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Anticoagulant/antiplatelet therapy and chronic subdural hematoma: a double-center cohort study and a review of knowledge
EANS Academy. Feretos G. 09/25/19; 275806; EP05048
Georgios Feretos
Georgios Feretos

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Abstract
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Chronic subdural hematoma (CSDH) is an increasingly common neurosurgical condition. Risk factors include advancing age, male gender and anticoagulant or antiplatelet use1. From recent studies, approximately 40% of patients with CSDH were on anticoagulant/antiplatelet therapy on admission2. The aim of our research is to evaluate the risk factors of CSDH and especially to assess the correlation between anticoagulant/antiplatelet therapy with CSDH.
We conducted a double-center retrospective cohort study. Age, gender, Glasgow Coma Scale (GCS) and Karnofsky scale on admission, size and location of the subdural hematoma, clinical presentation ,comorbidities, type of the anticoagulant/antiplatelet medication, Glasgow Outcome Scale (GOS) and GCS on discharge, INR and platelet count on admission and discharge, relapse of the CSDH and type of medical intervention (surgery or conservative therapy) were retrieved from the local database systems of the institutes that were included (University General Hospital of Heraklion and General Hospital of Chania). A review of knowledge was performed.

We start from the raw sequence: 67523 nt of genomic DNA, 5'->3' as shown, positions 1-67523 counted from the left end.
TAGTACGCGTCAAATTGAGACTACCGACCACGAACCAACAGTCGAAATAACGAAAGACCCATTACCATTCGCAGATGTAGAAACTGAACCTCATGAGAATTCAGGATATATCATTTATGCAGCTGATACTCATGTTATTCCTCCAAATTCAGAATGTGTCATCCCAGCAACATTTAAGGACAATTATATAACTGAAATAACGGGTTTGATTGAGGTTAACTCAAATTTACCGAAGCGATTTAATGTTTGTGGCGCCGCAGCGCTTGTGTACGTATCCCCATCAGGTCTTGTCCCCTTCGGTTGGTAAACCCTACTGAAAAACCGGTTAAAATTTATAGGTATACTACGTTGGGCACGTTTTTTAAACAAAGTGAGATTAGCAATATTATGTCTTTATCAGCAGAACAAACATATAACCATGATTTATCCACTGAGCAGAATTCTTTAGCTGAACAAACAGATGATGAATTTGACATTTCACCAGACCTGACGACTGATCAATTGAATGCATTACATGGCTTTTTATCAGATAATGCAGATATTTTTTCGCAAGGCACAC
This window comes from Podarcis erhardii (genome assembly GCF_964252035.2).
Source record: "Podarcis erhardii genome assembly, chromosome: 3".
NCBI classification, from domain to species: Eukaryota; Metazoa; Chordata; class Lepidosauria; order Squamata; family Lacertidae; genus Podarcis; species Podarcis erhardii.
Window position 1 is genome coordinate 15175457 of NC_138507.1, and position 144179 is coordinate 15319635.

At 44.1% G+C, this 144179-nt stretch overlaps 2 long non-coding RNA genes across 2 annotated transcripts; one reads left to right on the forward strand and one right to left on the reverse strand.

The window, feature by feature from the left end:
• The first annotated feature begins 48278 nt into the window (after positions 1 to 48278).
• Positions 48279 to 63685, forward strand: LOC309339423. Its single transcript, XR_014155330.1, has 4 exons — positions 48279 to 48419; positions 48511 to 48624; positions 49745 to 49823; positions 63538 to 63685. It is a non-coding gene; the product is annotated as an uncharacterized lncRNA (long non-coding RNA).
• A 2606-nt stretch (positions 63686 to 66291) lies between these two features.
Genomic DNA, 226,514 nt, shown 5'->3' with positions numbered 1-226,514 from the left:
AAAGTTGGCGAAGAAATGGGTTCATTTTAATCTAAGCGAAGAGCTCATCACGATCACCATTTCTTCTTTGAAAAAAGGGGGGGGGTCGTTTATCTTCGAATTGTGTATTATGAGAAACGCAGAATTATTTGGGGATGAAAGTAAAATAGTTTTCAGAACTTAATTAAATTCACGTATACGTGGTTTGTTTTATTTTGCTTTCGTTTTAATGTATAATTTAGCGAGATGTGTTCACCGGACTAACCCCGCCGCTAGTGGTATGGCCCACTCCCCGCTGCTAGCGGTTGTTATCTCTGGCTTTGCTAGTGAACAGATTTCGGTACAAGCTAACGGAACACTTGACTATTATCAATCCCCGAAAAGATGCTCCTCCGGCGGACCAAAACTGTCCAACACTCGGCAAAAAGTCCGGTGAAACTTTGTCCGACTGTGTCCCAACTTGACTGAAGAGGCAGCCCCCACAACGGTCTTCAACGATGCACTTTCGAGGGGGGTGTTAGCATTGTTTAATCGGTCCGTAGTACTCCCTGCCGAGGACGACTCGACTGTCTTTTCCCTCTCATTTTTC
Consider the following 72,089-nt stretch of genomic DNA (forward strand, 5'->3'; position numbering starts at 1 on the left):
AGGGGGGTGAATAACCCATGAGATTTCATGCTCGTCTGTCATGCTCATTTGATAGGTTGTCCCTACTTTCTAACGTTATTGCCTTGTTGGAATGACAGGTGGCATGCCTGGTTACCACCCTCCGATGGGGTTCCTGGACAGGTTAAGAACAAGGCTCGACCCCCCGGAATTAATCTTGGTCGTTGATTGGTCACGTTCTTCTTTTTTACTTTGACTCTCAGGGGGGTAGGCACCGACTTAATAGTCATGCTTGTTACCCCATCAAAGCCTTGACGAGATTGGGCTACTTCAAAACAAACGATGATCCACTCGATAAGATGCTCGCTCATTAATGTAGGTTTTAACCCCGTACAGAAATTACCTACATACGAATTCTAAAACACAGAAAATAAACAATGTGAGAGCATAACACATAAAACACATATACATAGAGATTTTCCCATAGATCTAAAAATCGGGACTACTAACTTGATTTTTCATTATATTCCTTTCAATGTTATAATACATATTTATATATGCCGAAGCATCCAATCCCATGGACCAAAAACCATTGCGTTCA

From March 2011 to January 2019, a total of 183 patients were registered (164 patients from University Hospital of Heraklion and 19 patients from General Hospital of Chania). The analysis of the data pointed that 47% of the patients were on anticoagulant/antiplatelet therapy on admission (16,4% on aspirin, 9,8% on warfarin, 8,2% on clopidogrel, 2,7% on heparin, 1,6% on new oral anticoagulants, 4,9% on double-combination therapy). The male:female ratio was 3:1, mean age 76,17 years ,mean INR on admission 1,28 and 84,3% of the patients had a GCS score on admission 14-15/15. 18% of the patients had undergone conservative therapy.
These results support that anticoagulant/antiplatelet therapy may be a predominant factor for the development of CSDH. It is critical for a general practitioner to include CSDH in the differential diagnosis of a patient on anticoagulant/antiplatelet therapy presenting with neurological symptoms.
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